I regularly have new clients who have misconceptions about what mediation is. This piece, while making some comparisons and contrasts to other states, is focused on what Mediation looks like in Texas.
What IS Mediation?
Mediation is a dispute resolution process. Mediation was referenced as far back as the Bible but most people don’t know too much about what it actually is. Clients usually have the misconception that Mediation is a “stand-alone” process but what clients need to know is that, at least in Texas, mediation is a dispute resolution method WITHIN the litigation process, which means AFTER a petition for divorce has been filed with the Court. Mediation is also conflict resolution method that is different between various areas in the country and throughout the world.
In California, for example, a third-party mediator is often be retained by parties who want a divorce, and that mediator will meet with the parties, with all three of them typically in the same room (referred to as a Joint Session), often in multiple meetings over a period of weeks, working through all the issues in the divorce. Some mediators even help the parties prepare and file their petition and draft their Decree of Divorce.
In Texas, mediation became mainstream in the 1990s, but mediation in Texas has evolved into “caucus mediation,” where the third-party mediator goes in between the two rooms where one party and his or her attorney are separately stationed during the mediation. Typically, a mediation in Texas begins at 9:00 a.m. and concludes by 5:00 p.m. that same day, or they can go late and conclude into the early hours of the following morning. But most mediations in Texas start early one morning and end in the evening hours of that same day.
What Mediation ISN’T:
- The Mediator is a neutral–he or she CANNOT make any decision in your case. They cannot report to the judge that anyone misbehaved or were uncooperative in the mediation. The only thing the mediator is allowed to report to the Court is IF the case settled, partially or completely, or if it didn’t.
- A trial provides you with a DECISION-MAKER–THE JUDGE or a Jury (in some cases)–when your trial is over, the judge or jury WILL make a decision and your case will be over (of course, there can be appeals, but typically the end of the trial means the case is close to the end).
- A Mediation is not a trial—the purpose of the day is not to give you a feeling that you have gotten your side of the story out and have received revenge or vindication–the purpose of the mediation is to end your case.
What are the advantages of Mediation?
- In Texas, most cases simply need for everyone (lawyers and clients) to come together in the same location and focus on settling their case; most of the time when they do that, the case settles without needing to go to court.
- If the parties reach an agreement in mediation, they sign a Mediated Settlement Agreement, which if the language properly follows the requirements in Texas law for mediations, is IRREVOCABLE. In other words, neither side can back out of the deal–the case is over except for the drafting of the decree and the signing of it by the judge.
- Mediation is much less expensive than protracted litigation and a trial.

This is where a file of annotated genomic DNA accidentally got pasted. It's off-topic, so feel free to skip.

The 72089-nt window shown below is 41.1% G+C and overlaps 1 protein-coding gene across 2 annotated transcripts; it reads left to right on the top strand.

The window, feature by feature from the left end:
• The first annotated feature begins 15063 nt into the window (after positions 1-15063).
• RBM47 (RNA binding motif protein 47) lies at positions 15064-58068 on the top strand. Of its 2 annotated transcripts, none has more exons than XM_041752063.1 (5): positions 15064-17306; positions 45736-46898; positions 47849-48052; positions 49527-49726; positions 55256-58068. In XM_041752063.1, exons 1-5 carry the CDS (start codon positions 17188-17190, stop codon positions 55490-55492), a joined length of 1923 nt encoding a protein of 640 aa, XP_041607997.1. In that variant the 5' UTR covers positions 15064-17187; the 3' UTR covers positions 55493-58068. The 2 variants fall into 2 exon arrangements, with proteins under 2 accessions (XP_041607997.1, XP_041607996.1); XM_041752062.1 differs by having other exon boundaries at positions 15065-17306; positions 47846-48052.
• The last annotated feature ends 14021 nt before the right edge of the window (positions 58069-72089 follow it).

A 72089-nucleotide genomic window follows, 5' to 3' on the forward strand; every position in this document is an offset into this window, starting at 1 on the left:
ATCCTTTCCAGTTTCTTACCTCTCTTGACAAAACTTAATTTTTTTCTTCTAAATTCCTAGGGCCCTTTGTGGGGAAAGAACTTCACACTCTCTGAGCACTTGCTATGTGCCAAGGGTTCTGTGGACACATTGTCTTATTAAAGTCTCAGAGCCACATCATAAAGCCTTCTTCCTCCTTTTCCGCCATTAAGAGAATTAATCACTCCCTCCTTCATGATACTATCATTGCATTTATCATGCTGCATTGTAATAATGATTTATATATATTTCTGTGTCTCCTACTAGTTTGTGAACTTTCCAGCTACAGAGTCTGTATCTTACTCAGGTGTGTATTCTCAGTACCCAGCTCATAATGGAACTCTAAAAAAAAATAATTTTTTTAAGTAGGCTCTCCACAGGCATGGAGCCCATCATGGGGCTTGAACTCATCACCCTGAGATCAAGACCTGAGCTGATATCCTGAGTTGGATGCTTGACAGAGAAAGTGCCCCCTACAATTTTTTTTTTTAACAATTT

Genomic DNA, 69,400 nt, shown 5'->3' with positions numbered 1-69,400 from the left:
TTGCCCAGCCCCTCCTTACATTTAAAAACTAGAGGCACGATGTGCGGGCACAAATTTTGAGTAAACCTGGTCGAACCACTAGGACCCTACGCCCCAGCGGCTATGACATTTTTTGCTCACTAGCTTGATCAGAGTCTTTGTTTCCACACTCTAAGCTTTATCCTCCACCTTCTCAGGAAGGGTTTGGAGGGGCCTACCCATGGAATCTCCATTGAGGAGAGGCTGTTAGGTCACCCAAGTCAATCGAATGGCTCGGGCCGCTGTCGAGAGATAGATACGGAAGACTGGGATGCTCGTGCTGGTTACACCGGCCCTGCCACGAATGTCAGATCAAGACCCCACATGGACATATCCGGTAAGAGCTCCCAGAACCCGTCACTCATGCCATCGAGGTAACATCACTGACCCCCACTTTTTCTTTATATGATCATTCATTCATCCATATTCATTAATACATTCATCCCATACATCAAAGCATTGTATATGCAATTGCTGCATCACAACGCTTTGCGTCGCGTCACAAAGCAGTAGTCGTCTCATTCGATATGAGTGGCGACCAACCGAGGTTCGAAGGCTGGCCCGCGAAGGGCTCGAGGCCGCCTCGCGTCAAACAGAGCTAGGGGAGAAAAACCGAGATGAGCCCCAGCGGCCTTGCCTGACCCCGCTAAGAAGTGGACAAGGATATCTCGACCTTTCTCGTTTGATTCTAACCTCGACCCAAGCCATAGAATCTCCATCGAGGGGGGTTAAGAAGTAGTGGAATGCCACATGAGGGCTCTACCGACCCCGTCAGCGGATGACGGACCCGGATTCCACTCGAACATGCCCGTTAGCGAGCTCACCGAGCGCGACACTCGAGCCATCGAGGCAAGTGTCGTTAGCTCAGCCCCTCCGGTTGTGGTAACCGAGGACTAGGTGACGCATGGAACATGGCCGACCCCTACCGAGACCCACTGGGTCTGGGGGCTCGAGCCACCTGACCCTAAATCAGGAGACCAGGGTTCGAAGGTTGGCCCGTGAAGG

- You have some control because no agreement is going to happen if you do not agree–you may not feel completely good about the agreement, but YOU have made the decision; it was not made by a judge or jury.
- Mediation is CONFIDENTIAL–no one other than the clients, the mediator and the lawyers will ever know the facts of your case and no evidence will be presented in public.
What are the disadvantages of Mediation?
- The one-day model can cause clients to feel pressured by time and the continuing expense if they do not agree to finish the case that day.
- The Texas mediation model is deceiving in its cost: most clients do not realize that their attorney will need to prepare for the mediation, and that preparation and the cost of each attorney’s day at the mediaation will cost each client several thousand dollars.
- The Texas mediator, if the clients do not qualify for a not-for-profit mediation center’s services, will typically cost each client from a thousand to several thousand dollars for that one day.
- Even if the parties agree and their attorneys draw up a Decree, they may still have Court hearings to resolve the details in the Decree, so the cost usually does not end the day of the mediation.
- Because of the pressure of the mediation being all in one day, parties often think of issues or details that were not completely dealt with and resolved during the mediation.
- So, what might be considered an advantage (that if the parties reach an agreement in mediation they sign an Irrevocable Mediated Settlement Agreement) can seem a disadvantage if some issues are forgotten or not brought up due to time constraints and that Irrevocable Mediated Settlement Agreement cannot be undone.
Mediation, even with its limitations, can be a good option for many cases to be resolved. But before clients even begin their divorce, they should educate themselves on the pros and cons of all their options, including litigation and Collaborative Divorce, and decide which option will be best for them.
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